The data processing system 1 also includes at least one controller 2 that can be implemented, at least in part, as a single special purpose integrated circuit, e.g., (ASIC) or an array of ASICs, each having a main or central processor section for overall, system-level control, and separate sections dedicated to performing various different specific computations, functions and other processes under the control of the central processor section. The controller 2 can also be implemented using a plurality of separate dedicated programmable integrated or other electronic circuits or devices, e.g., hard wired electronic or logic circuits such as discrete element circuits or programmable logic devices. The controller 2 also preferably includes other devices, such as volatile or non-volatile memory devices, communications devices, relays and/or other circuitry or components necessary to perform the desired input/output or other functions.
The data processing system 1 also includes a storage medium selector 3 and a parity information generator 4 for selecting a region/storage medium and generating parity information for a protection group, respectively. The storage medium selector 3 and parity information generator 4 can be implemented as software modules that are executed by the controller 2 or any other suitable data processing apparatus. Alternately, the storage medium selector 3 and/or the parity information generator 4 can be implemented as hardwired electronic circuits or other programmed integrated or other electronic circuits or devices, e.g., hardwired electronic or logic circuits such as discrete element circuits or programmable logic devices.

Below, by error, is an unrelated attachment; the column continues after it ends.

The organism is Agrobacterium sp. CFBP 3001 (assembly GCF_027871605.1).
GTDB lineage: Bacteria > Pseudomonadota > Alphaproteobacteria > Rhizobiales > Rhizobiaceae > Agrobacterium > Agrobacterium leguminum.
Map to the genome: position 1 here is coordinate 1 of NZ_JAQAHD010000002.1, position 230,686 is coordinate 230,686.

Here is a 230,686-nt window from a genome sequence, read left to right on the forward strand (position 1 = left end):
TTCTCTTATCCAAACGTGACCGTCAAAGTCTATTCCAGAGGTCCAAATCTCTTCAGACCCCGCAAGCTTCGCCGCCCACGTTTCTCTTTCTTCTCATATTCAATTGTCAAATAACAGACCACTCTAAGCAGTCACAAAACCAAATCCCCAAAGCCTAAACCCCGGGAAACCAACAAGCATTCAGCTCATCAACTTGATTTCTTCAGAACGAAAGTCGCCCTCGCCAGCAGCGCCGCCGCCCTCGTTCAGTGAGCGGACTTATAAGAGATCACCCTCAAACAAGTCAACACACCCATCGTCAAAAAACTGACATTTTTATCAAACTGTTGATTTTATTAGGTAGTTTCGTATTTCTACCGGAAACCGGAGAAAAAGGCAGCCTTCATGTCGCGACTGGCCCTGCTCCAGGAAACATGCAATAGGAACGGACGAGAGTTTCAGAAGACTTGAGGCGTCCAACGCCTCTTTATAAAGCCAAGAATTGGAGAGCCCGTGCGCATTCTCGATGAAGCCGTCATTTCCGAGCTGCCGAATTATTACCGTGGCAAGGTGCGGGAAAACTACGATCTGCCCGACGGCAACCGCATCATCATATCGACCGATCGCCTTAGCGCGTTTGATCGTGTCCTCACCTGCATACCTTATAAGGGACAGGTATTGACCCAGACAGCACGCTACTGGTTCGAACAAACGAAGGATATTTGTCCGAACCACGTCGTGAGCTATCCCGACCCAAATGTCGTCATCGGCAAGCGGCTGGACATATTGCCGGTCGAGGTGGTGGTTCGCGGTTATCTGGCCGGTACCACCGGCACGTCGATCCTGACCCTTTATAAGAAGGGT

The data processing system 1 communicates with a plurality of storage devices 9 through a bus 5. The storage devices 9 store data on associated storage media 6 and a database 7, which stores parity information and other information, such as region and parity group location information. The storage devices 9 can be any type of well known storage devices that store information on storage media such as magnetic tape, optical disk, magnetic disk, or other storage media, and can be part of a robotic storage media library, for example. Thus, the type of storage devices 9 depends on the type of storage media 6 used to store data. The storage media and the database 7 can be any type of volatile or non-volatile storage medium, but preferably are magnetic tape storage media. The database 7 is used in this example embodiment to more clearly distinguish where data files and parity information is stored. However, information stored on the database 7 can be stored in the storage media. Preferably, however, parity data is stored in storage media that does not include a region for which the parity data was generated.